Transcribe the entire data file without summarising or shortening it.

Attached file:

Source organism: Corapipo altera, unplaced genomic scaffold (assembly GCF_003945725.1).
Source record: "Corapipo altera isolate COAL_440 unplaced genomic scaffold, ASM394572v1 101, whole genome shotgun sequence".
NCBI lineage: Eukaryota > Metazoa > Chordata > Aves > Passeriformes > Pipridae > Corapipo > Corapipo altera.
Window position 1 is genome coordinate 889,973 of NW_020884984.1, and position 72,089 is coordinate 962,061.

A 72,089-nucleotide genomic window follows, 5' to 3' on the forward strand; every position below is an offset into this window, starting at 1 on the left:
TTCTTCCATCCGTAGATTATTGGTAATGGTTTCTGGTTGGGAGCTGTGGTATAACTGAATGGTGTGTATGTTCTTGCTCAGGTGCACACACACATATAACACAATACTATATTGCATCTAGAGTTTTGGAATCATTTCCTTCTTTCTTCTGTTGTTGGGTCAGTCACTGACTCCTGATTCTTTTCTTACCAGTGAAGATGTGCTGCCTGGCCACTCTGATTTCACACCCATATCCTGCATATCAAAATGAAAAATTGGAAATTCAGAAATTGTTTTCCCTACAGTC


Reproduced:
Source organism: Corapipo altera, unplaced genomic scaffold (assembly GCF_003945725.1).
Source record: "Corapipo altera isolate COAL_440 unplaced genomic scaffold, ASM394572v1 101, whole genome shotgun sequence".
NCBI lineage: Eukaryota > Metazoa > Chordata > Aves > Passeriformes > Pipridae > Corapipo > Corapipo altera.
Window position 1 is genome coordinate 889,973 of NW_020884984.1, and position 72,089 is coordinate 962,061.

A 72,089-nucleotide genomic window follows, 5' to 3' on the forward strand; every position below is an offset into this window, starting at 1 on the left:
TTCTTCCATCCGTAGATTATTGGTAATGGTTTCTGGTTGGGAGCTGTGGTATAACTGAATGGTGTGTATGTTCTTGCTCAGGTGCACACACACATATAACACAATACTATATTGCATCTAGAGTTTTGGAATCATTTCCTTCTTTCTTCTGTTGTTGGGTCAGTCACTGACTCCTGATTCTTTTCTTACCAGTGAAGATGTGCTGCCTGGCCACTCTGATTTCACACCCATATCCTGCATATCAAAATGAAAAATTGGAAATTCAGAAATTGTTTTCCCTACAGTC